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they brought the press pool in a different boat. we saw the chief of staff looking at the memorial. we have a picture of him looking at the memorial. it was very solemn. the president and first lady looked at the names. looking at the names of those who were killed, service members who were killed. as they were leaving, i think the president and first lady were supposed to do this. we didn't know that we were going to see this. we didn't know as a press pool we were going to get to see this. they said, hey, come around. there is another balcony and it looks like he is standing just above the water. they threw the rose petals up in the air and in the water. i think they were one of the native hawaiian flowers. brian we will come back more on : president trump. this was a video from 2016 when you were on the hillary clinton campaign. what is a 360?
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doug: this was a big project the "new york times" was doing during the election. i loved that. brian are you carrying the : camera? doug: i am carrying the camera. it looked like an eyeball. you would set it down, it basically would allow you to see a 360-degree view of everything. this one here sat on the ground on a monopod. i just left it there. i am not even near it because i would be in frame. secretary clinton walked over and was shaking hands. if you have the vr glasses on, which are very cool and fascinating, you can basically stand around and look at an event like that. brian there you are. : who is moving the camera? doug: when you put the glasses
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on, you move it. it is stationary. you can follow everything around you in 360. it is fascinating. i used it on the campaign for months. then i went over and they said can you switch gears and go over to donald trump and use it? pack up my gear, found out what schedule i would be on. i went out with donald trump and on the first day i put it down in the press pool. one of the secret service guys said what are you doing? i said is a 360 degree camera. i have been using on the hillary campaign. he said, you are not using that on our campaign. i said what do you mean? it is no different. they said it could be used as a weapon, get it out of here. i went and pleaded with the staff. this is what i have been doing and they said it is a secret service call and you cannot use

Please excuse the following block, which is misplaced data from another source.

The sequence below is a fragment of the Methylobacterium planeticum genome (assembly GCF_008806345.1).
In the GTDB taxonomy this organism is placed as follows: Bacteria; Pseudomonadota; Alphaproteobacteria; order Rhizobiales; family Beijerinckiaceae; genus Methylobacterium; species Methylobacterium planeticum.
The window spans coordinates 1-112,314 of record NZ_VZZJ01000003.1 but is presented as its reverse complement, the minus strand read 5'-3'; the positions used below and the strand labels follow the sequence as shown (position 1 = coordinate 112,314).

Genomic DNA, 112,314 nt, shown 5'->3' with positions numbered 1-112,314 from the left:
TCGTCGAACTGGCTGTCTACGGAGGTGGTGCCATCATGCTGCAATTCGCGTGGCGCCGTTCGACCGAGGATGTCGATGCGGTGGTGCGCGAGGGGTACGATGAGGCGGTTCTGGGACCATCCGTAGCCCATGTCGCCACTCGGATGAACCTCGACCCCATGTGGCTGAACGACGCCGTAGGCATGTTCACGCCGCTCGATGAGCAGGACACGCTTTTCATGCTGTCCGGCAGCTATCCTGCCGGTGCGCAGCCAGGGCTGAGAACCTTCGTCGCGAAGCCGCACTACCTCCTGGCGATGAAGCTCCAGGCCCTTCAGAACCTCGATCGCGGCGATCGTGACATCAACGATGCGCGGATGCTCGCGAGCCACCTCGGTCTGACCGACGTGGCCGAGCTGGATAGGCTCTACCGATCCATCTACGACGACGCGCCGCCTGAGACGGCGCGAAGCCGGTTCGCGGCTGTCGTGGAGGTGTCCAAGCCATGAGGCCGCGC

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it. i went and begged other people and they said if you put it up on stage, and that does not give you the same effect and has to be in a very strategic spot. i could not do it. brian how is that any different : than the camera you carry? doug: i don't know. believe me, i went to the shift leader on the campaign, trump's detail, and tried to explain to them what i was doing. he said it is too dangerous. someone could reach over and grabbed and start swinging. it never even occurred to me that is what it could be used as. i have used it for two to three months with hillary. how often do you find yourself brian in an argument with a : staff person for some for a candidate of the president or the secret service? doug: during the campaign? quite a bit. not an argument, but a discussion. maybe an argument about why things are being done the way they said things were going to
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be done. with the white house, there is a lot less arguing with the secret service, because they are in charge. the president's staff will listen to their recommendations. they will listen to what the recommendations are. my experience has been it is up to the president's staff. they say this photographer is allowed to go here. they say, ok. they go tell the secret service this photographer can go there and then they say ok. if they are confident in who they are and trust them. there are moments on the campaign with photographers and staff, most of it is out of frustration about not being able to make a decent picture. it is about this is what photographers need and this is why we need it. it's never anything politically. this is to help your candidate. we cannot be here or there. this is not right.